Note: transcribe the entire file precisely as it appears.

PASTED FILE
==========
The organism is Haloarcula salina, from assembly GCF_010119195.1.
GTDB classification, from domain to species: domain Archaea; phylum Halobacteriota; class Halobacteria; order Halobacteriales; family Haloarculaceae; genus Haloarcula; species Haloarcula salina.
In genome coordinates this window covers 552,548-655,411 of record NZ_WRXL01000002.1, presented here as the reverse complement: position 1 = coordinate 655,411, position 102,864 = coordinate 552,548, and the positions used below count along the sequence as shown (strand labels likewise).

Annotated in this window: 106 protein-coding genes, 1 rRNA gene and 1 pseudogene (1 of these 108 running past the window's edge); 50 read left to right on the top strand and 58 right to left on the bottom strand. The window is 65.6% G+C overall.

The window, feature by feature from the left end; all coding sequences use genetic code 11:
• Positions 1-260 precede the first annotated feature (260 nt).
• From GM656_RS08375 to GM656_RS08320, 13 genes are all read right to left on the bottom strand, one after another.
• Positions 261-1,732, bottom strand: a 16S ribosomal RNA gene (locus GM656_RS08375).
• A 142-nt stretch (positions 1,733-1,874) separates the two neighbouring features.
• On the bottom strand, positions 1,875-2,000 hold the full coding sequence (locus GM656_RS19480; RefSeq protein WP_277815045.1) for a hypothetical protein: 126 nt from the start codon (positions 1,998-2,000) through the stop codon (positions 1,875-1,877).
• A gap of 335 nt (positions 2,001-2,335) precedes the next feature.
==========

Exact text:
The organism is Haloarcula salina, from assembly GCF_010119195.1.
GTDB classification, from domain to species: domain Archaea; phylum Halobacteriota; class Halobacteria; order Halobacteriales; family Haloarculaceae; genus Haloarcula; species Haloarcula salina.
In genome coordinates this window covers 552,548-655,411 of record NZ_WRXL01000002.1, presented here as the reverse complement: position 1 = coordinate 655,411, position 102,864 = coordinate 552,548, and the positions used below count along the sequence as shown (strand labels likewise).

Annotated in this window: 106 protein-coding genes, 1 rRNA gene and 1 pseudogene (1 of these 108 running past the window's edge); 50 read left to right on the top strand and 58 right to left on the bottom strand. The window is 65.6% G+C overall.

The window, feature by feature from the left end; all coding sequences use genetic code 11:
• Positions 1-260 precede the first annotated feature (260 nt).
• From GM656_RS08375 to GM656_RS08320, 13 genes are all read right to left on the bottom strand, one after another.
• Positions 261-1,732, bottom strand: a 16S ribosomal RNA gene (locus GM656_RS08375).
• A 142-nt stretch (positions 1,733-1,874) separates the two neighbouring features.
• On the bottom strand, positions 1,875-2,000 hold the full coding sequence (locus GM656_RS19480; RefSeq protein WP_277815045.1) for a hypothetical protein: 126 nt from the start codon (positions 1,998-2,000) through the stop codon (positions 1,875-1,877).
• A gap of 335 nt (positions 2,001-2,335) precedes the next feature.